Jim Adkins knows how difficult it can be to operate a homeless shelter.
He spent five years involved with Georgia’s House, a shelter in Kitsap County for women and children. Alongside tangible needs like a bed and a clean bathroom, Jim knows people experiencing homelessness deserve dignity and grace.
“When I learned about Bailey-Boushay House I was very impressed at how they were able to support people in so many angles of life,” Jim says. “Somehow Bailey-Boushay has figured out how to incorporate empathy into everything they do.”
That thread of empathy is what inspired Jim to give to Bailey-Boushay House, supporting the shelter and homeless program. He was most impressed by how BBH is able to serve each client’s individual needs, rather than having everyone follow the same path to getting out of homelessness.
“I think Bailey-Boushay is successful because they make time to support the whole person. When you help a person set goals that they feel are doable — instead of telling them what they have to do — you’re acknowledging the originality of the individual and their needs,” Jim says.
Before becoming part of Georgia’s House, Jim admits he didn’t know much about how or why people become homeless.
“I spent my career in the Navy, on ships and submarines. I was really far away from many of the social and economic issues that lead to homelessness,” he says.
In the Navy, Jim commanded crews of more than 100 sailors who would descend under the ocean in 400-foot submarines for months at a time. As a captain he was charged with creating an environment that encouraged the crew to work together to solve problems – especially in highly stressful situations. That’s where he found similarities between his work in the Navy and making best use of shelter and community resources to support people experiencing homelessness and trauma.
“Being homeless is more than finding consistent work and housing. Many have complicated internal struggles that never go away, which can make it hard to connect with others,” Jim says. “My job in overseeing shelter operations was to make sure our shelter staff were empathetic to our residents, appropriately using community resources, helping each person set achievable goals, and finding ways to be successful when the resident is stressed and full of emotions.”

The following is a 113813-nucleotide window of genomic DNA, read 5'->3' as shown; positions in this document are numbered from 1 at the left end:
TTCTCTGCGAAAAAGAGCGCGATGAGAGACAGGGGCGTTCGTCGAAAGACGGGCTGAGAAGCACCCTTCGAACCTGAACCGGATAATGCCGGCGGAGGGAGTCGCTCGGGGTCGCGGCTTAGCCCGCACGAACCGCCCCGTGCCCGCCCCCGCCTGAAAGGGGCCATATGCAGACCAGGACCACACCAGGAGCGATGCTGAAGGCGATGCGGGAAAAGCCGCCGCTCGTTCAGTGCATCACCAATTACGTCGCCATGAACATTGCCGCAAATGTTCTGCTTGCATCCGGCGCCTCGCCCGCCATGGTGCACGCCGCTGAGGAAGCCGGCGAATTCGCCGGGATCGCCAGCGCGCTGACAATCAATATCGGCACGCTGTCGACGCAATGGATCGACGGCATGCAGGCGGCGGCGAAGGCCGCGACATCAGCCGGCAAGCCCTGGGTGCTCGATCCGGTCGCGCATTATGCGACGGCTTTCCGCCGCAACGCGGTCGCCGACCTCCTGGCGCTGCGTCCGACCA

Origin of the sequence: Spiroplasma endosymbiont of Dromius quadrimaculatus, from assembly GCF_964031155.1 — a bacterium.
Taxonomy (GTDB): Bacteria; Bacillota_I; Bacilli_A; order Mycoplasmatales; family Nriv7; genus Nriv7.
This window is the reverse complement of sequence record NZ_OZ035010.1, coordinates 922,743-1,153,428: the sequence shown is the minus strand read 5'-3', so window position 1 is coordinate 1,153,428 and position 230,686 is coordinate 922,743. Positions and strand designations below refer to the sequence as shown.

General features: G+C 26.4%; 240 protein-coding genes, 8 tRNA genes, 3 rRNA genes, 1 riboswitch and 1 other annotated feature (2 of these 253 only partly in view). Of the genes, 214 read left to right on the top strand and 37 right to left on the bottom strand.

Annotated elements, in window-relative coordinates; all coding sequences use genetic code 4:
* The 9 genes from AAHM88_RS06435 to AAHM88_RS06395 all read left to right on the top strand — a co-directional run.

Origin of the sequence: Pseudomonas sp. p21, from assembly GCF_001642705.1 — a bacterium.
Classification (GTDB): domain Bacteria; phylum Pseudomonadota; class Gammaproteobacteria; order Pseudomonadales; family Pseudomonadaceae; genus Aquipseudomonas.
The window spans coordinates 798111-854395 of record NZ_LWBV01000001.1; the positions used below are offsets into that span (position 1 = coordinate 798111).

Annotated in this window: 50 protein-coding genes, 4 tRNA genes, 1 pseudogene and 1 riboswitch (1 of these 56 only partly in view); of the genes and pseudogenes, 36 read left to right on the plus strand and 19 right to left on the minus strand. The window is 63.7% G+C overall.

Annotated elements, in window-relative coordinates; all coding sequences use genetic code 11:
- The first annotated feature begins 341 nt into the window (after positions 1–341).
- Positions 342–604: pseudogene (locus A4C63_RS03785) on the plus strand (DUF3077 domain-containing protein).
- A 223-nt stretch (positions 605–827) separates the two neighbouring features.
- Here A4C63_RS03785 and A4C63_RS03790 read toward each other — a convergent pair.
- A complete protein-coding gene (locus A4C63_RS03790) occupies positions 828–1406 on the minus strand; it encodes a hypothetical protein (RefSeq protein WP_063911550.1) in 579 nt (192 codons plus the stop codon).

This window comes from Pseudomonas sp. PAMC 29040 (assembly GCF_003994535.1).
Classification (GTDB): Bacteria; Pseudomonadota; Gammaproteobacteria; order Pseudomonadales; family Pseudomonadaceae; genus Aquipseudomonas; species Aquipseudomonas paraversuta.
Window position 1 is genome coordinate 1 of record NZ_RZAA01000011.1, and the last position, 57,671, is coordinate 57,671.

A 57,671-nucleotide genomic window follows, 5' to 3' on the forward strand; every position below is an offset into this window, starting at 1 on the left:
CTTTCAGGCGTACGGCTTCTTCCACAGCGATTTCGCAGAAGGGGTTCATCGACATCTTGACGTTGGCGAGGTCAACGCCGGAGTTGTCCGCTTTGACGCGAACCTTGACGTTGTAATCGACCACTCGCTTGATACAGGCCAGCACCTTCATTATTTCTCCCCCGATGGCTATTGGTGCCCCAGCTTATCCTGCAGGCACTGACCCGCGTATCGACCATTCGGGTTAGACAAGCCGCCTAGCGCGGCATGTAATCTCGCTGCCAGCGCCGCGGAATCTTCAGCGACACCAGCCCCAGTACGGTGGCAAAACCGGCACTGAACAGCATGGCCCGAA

Initially, Jim only intended to serve on the board for a year or two.
“A friend from the Navy asked me to join and I did because l knew the shelter was going to help women and children during their time of greatest need,” Jim says. “I also knew I had a lot to learn. But my friend said that just like the Navy, the shelter was about bringing people together and finding common ground.”
But after a few months, the shelter was searching for a new President of the Board. Jim’s fellow board members suggested that he take the role, while they searched for a permanent person. Jim ended up leading the shelter for the next several years until he resigned to care for his wife, Rosemary, who was suffering from dementia.
Looking back on his second career of service, Jim remembers one of the greatest challenges was securing consistent funding. He also struggled to retain a compassionate team knowledgeable in social services and skilled in working directly with people experiencing various personal trauma.
“I give to Bailey-Boushay because I know the work, expertise, and financial resources needed to provide people safe, clean housing. Bailey-Boushay does so much more than provide for basic needs. Bailey-Boushay House gives people the emotional foundation and community they need to move their lives in a positive direction,” Jim says.
To make a gift in support of Bailey-Boushay House’s Shelter and Homeless program visit our Support Bailey-Boushay House webpage.